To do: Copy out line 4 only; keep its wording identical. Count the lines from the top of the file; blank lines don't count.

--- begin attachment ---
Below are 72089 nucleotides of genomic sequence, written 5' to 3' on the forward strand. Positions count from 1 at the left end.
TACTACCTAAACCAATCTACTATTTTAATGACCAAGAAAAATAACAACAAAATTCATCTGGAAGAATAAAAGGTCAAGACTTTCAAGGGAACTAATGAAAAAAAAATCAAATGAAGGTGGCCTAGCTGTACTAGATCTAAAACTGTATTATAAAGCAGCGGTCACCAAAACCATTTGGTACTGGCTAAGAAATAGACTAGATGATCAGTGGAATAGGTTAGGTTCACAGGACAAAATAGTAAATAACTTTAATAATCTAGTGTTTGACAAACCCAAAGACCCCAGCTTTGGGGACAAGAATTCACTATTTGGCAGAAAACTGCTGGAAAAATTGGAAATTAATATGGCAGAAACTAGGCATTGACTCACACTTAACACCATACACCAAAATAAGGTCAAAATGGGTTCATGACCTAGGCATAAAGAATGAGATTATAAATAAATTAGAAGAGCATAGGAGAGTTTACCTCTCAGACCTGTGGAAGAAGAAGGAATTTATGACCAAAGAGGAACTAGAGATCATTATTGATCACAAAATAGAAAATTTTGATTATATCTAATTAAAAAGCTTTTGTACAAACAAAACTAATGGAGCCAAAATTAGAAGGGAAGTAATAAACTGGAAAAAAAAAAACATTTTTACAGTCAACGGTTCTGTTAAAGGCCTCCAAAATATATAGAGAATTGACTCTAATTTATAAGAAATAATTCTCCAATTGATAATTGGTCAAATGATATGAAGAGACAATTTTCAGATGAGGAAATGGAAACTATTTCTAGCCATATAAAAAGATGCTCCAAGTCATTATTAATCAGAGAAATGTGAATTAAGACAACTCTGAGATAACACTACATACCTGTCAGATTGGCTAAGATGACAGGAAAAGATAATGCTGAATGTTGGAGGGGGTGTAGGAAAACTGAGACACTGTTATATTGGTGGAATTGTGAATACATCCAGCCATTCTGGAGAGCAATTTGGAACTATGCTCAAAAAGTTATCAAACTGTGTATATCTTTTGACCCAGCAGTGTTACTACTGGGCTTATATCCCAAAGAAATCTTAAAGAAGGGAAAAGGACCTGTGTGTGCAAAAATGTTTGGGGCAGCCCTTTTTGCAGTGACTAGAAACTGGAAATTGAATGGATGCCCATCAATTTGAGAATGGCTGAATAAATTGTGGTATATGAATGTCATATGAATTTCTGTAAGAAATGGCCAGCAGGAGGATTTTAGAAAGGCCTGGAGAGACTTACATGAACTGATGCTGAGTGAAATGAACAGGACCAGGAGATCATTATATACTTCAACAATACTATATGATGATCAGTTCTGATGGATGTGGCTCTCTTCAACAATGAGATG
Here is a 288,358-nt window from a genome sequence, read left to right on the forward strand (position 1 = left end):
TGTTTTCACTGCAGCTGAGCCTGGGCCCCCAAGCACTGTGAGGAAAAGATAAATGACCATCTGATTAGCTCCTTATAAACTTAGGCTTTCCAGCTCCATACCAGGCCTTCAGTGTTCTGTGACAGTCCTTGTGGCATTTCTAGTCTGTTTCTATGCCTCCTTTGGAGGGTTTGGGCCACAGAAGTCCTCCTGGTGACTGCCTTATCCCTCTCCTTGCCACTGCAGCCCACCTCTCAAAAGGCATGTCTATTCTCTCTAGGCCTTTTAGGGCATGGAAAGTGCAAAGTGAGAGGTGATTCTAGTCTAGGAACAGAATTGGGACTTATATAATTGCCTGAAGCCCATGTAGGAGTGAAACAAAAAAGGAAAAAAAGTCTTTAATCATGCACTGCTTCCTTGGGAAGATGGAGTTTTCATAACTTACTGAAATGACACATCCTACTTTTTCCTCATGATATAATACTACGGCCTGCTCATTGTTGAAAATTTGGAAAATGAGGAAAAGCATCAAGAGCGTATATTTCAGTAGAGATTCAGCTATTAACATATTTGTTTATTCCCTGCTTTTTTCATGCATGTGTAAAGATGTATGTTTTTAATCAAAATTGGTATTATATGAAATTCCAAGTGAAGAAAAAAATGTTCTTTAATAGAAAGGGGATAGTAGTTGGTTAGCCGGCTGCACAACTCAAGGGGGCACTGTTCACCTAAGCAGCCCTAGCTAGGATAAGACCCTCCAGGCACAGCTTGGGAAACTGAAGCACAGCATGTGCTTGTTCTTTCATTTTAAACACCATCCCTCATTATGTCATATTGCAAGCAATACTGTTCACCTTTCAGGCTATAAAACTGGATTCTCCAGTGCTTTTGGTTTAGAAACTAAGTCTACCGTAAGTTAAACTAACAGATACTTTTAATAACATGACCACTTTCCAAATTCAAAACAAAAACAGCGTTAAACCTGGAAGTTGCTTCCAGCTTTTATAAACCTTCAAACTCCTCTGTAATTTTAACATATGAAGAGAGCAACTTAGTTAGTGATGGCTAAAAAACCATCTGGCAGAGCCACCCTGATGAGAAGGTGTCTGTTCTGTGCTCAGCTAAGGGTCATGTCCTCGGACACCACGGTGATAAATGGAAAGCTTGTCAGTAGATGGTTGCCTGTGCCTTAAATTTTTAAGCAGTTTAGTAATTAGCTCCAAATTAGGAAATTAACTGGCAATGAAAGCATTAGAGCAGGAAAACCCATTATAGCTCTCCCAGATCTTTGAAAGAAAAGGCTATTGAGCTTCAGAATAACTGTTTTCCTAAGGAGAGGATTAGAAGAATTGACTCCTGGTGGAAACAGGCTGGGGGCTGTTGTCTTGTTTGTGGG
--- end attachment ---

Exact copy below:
TGTTTTCACTGCAGCTGAGCCTGGGCCCCCAAGCACTGTGAGGAAAAGATAAATGACCATCTGATTAGCTCCTTATAAACTTAGGCTTTCCAGCTCCATACCAGGCCTTCAGTGTTCTGTGACAGTCCTTGTGGCATTTCTAGTCTGTTTCTATGCCTCCTTTGGAGGGTTTGGGCCACAGAAGTCCTCCTGGTGACTGCCTTATCCCTCTCCTTGCCACTGCAGCCCACCTCTCAAAAGGCATGTCTATTCTCTCTAGGCCTTTTAGGGCATGGAAAGTGCAAAGTGAGAGGTGATTCTAGTCTAGGAACAGAATTGGGACTTATATAATTGCCTGAAGCCCATGTAGGAGTGAAACAAAAAAGGAAAAAAAGTCTTTAATCATGCACTGCTTCCTTGGGAAGATGGAGTTTTCATAACTTACTGAAATGACACATCCTACTTTTTCCTCATGATATAATACTACGGCCTGCTCATTGTTGAAAATTTGGAAAATGAGGAAAAGCATCAAGAGCGTATATTTCAGTAGAGATTCAGCTATTAACATATTTGTTTATTCCCTGCTTTTTTCATGCATGTGTAAAGATGTATGTTTTTAATCAAAATTGGTATTATATGAAATTCCAAGTGAAGAAAAAAATGTTCTTTAATAGAAAGGGGATAGTAGTTGGTTAGCCGGCTGCACAACTCAAGGGGGCACTGTTCACCTAAGCAGCCCTAGCTAGGATAAGACCCTCCAGGCACAGCTTGGGAAACTGAAGCACAGCATGTGCTTGTTCTTTCATTTTAAACACCATCCCTCATTATGTCATATTGCAAGCAATACTGTTCACCTTTCAGGCTATAAAACTGGATTCTCCAGTGCTTTTGGTTTAGAAACTAAGTCTACCGTAAGTTAAACTAACAGATACTTTTAATAACATGACCACTTTCCAAATTCAAAACAAAAACAGCGTTAAACCTGGAAGTTGCTTCCAGCTTTTATAAACCTTCAAACTCCTCTGTAATTTTAACATATGAAGAGAGCAACTTAGTTAGTGATGGCTAAAAAACCATCTGGCAGAGCCACCCTGATGAGAAGGTGTCTGTTCTGTGCTCAGCTAAGGGTCATGTCCTCGGACACCACGGTGATAAATGGAAAGCTTGTCAGTAGATGGTTGCCTGTGCCTTAAATTTTTAAGCAGTTTAGTAATTAGCTCCAAATTAGGAAATTAACTGGCAATGAAAGCATTAGAGCAGGAAAACCCATTATAGCTCTCCCAGATCTTTGAAAGAAAAGGCTATTGAGCTTCAGAATAACTGTTTTCCTAAGGAGAGGATTAGAAGAATTGACTCCTGGTGGAAACAGGCTGGGGGCTGTTGTCTTGTTTGTGGG